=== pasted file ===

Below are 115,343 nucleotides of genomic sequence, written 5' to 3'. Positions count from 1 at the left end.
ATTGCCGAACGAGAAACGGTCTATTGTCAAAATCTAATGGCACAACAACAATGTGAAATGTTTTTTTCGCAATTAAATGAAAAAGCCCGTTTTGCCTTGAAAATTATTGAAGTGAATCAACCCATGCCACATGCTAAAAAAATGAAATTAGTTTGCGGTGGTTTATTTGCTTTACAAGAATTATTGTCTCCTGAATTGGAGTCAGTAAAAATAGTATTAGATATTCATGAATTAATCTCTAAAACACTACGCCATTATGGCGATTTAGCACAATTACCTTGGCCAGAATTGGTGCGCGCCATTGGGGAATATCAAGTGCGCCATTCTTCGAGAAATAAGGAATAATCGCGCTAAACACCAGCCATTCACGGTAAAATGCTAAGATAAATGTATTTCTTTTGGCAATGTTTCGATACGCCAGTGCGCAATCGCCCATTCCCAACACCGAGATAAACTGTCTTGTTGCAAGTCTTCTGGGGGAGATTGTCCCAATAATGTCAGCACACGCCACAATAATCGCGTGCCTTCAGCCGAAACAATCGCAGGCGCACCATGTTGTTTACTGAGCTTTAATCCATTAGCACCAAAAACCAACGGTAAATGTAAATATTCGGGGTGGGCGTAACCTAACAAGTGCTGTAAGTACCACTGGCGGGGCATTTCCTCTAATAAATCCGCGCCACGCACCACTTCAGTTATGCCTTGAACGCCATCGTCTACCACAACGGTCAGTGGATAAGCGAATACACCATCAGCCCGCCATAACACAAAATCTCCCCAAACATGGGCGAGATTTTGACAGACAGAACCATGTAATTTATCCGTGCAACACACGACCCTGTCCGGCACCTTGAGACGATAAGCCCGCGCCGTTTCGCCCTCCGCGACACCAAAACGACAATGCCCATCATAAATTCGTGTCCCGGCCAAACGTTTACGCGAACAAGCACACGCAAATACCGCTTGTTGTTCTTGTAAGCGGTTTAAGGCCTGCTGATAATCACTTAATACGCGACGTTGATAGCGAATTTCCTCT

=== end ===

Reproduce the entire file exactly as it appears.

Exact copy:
Below are 115,343 nucleotides of genomic sequence, written 5' to 3'. Positions count from 1 at the left end.
ATTGCCGAACGAGAAACGGTCTATTGTCAAAATCTAATGGCACAACAACAATGTGAAATGTTTTTTTCGCAATTAAATGAAAAAGCCCGTTTTGCCTTGAAAATTATTGAAGTGAATCAACCCATGCCACATGCTAAAAAAATGAAATTAGTTTGCGGTGGTTTATTTGCTTTACAAGAATTATTGTCTCCTGAATTGGAGTCAGTAAAAATAGTATTAGATATTCATGAATTAATCTCTAAAACACTACGCCATTATGGCGATTTAGCACAATTACCTTGGCCAGAATTGGTGCGCGCCATTGGGGAATATCAAGTGCGCCATTCTTCGAGAAATAAGGAATAATCGCGCTAAACACCAGCCATTCACGGTAAAATGCTAAGATAAATGTATTTCTTTTGGCAATGTTTCGATACGCCAGTGCGCAATCGCCCATTCCCAACACCGAGATAAACTGTCTTGTTGCAAGTCTTCTGGGGGAGATTGTCCCAATAATGTCAGCACACGCCACAATAATCGCGTGCCTTCAGCCGAAACAATCGCAGGCGCACCATGTTGTTTACTGAGCTTTAATCCATTAGCACCAAAAACCAACGGTAAATGTAAATATTCGGGGTGGGCGTAACCTAACAAGTGCTGTAAGTACCACTGGCGGGGCATTTCCTCTAATAAATCCGCGCCACGCACCACTTCAGTTATGCCTTGAACGCCATCGTCTACCACAACGGTCAGTGGATAAGCGAATACACCATCAGCCCGCCATAACACAAAATCTCCCCAAACATGGGCGAGATTTTGACAGACAGAACCATGTAATTTATCCGTGCAACACACGACCCTGTCCGGCACCTTGAGACGATAAGCCCGCGCCGTTTCGCCCTCCGCGACACCAAAACGACAATGCCCATCATAAATTCGTGTCCCGGCCAAACGTTTACGCGAACAAGCACACGCAAATACCGCTTGTTGTTCTTGTAAGCGGTTTAAGGCCTGCTGATAATCACTTAATACGCGACGTTGATAGCGAATTTCCTCT